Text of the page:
Conservation Prioritisation

At BGCI, we work on conservation prioritisation by measuring extinction risk through red list assessments.

BGCI works to conserve plant diversity worldwide, but with over 400,000 known plant species globally, which species are most in need of conservation action? How do plant conservationists effectively prioritise conservation action to ensure that limited resources are distributed to where they are most needed?

Estimates indicate that as many as one in five plant species are threatened with extinction, due to a range of threats to plants and their habitats (habitat loss, overexploitation, disease, pollution, climate change, etc.). To effectively conserve plant diversity worldwide, we need tools and available information to be able to prioritise which plants to focus our conservation action on.

At BGCI, we work on conservation prioritisation by measuring extinction risk through red list assessments. Plant red list assessments determine the conservation status of plants in the wild by predicting the probability of extinction within a specific time period. In addition, we use information from the collections of plants being conserved in botanic gardens, arboreta and seed banks around the world to carry out ex situ surveys . These surveys identify species which are currently found in these institutions and those species not currently being conserved ex situ.

Conservation prioritisation is complex, and needs to balance a range factors, including extinction risk, but also cost, chance of success and many other factors. However, both red list assessments and ex situ surveys are used for prioritisation of conservation action to make better-informed conservation decisions.

News on Conservation Prioritisation

One third of the world's oaks at risk of extinction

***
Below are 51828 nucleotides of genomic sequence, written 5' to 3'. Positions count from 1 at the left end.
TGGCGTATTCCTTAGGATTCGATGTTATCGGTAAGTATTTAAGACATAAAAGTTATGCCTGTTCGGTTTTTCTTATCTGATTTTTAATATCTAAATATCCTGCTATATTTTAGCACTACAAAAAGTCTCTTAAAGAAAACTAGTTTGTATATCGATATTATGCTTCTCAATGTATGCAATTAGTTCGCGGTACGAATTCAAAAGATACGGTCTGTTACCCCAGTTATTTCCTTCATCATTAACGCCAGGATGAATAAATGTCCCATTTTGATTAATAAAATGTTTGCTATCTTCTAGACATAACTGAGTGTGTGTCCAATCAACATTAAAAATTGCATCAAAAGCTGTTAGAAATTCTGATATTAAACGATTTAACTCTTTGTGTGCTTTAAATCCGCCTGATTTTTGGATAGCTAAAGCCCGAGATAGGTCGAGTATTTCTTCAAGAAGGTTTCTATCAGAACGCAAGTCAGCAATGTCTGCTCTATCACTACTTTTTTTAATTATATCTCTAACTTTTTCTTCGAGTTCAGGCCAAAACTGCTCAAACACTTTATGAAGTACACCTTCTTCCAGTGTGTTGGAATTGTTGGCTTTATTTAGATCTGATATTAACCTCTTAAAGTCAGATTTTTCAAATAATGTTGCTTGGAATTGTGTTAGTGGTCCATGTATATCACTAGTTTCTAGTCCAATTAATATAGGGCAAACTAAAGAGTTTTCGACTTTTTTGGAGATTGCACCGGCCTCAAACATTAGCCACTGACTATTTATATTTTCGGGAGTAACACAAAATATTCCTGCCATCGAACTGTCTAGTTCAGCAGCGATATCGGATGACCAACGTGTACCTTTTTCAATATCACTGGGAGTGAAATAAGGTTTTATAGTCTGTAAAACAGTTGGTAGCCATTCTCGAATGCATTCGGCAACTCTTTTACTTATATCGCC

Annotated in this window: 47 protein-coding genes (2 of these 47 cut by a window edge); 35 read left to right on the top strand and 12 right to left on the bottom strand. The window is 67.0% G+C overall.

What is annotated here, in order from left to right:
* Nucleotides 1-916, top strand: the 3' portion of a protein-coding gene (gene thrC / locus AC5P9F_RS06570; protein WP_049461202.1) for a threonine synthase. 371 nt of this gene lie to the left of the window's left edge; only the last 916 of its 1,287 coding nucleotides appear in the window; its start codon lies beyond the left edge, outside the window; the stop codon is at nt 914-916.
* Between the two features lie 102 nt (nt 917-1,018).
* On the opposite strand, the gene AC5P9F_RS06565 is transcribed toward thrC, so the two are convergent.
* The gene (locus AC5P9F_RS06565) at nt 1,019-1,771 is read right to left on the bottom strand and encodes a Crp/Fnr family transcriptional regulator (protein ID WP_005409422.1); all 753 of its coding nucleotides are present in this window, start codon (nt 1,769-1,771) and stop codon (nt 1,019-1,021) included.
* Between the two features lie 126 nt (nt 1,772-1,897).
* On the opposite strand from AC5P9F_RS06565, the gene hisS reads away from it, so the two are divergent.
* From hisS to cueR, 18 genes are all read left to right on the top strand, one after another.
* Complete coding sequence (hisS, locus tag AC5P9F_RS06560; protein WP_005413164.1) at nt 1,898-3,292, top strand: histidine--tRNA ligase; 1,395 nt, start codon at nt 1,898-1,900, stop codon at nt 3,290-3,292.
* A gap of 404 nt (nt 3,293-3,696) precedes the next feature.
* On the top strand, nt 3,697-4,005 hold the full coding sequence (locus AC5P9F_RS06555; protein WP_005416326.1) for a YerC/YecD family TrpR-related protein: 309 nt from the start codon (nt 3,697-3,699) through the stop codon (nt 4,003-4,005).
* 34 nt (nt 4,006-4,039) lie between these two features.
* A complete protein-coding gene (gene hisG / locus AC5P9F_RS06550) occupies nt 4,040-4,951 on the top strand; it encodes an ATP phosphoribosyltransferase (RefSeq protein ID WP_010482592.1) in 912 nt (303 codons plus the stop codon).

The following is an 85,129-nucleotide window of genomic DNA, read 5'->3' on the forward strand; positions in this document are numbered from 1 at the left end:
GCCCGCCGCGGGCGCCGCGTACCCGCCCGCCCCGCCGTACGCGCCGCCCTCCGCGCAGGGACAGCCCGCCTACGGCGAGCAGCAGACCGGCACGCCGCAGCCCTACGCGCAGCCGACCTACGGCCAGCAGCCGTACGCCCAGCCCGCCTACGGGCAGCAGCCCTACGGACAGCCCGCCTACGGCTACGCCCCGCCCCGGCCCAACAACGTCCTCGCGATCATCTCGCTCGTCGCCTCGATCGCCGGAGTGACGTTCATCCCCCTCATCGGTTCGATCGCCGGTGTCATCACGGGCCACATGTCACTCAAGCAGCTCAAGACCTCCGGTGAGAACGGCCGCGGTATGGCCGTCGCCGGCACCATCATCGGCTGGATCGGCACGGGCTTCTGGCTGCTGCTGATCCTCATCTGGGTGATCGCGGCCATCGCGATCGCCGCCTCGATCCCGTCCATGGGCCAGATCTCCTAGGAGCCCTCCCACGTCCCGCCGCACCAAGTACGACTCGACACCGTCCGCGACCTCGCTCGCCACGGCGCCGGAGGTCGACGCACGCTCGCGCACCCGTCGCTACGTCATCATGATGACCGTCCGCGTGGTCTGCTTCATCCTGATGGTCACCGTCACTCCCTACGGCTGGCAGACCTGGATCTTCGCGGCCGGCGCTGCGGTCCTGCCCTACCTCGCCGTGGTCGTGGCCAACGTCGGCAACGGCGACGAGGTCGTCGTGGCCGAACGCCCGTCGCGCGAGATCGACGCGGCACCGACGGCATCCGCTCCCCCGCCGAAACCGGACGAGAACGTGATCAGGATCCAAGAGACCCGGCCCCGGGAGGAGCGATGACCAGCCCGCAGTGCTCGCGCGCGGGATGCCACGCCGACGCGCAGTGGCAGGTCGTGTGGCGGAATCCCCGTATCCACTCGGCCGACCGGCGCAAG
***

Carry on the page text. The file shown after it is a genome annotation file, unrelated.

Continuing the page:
One-third of the world's oaks at risk of extinction, according to new BGCI report

An estimated 31% of the world's oak species are threatened with extinction according to data compiled in a new report by Botanic Gardens Conservation International (BGCI), The Morton Arboretum and the International Union for Conservation of Nature (IUCN) Global Tree Specialist Group.
Learn more

Maples Turning Red

The Red List of Acer: revised and extended, published in September 2020 by Botanic Gardens Conservation International (BGCI), gives the conservation status of all 158 maple or Acer species.
Learn more

A case for botanical gardens to lead in global plant crisis

Botanical gardens have the skills and knowledge, facilities, plant collections, and access to the public required to advance plant conservation.
Learn more

Projects on Conservation Prioritisation


Global Tree Assessment

The Global Tree Assessment (GTA) is assessing the conservation status of every known tree species.
Learn more

Assessing Timber Species

Over five years (2016-2021), BGCI will produce IUCN Red List assessments for over 1,500 timber tree species. This work also contributes to BGCI’s Global Tree Assessment.
Learn more

Conservation Prioritisation E-Learning Modules

  • Global Seed Conservation Challenge Learning Modules

    Conservation Prioritisation, Seed Conservation, Policy and Advocacy / E-learning module / English, Spanish, French, Chinese
  • Red List Learning Modules

    Tree Conservation, Conservation Prioritisation / E-learning module, Video / English, Spanish, French, Chinese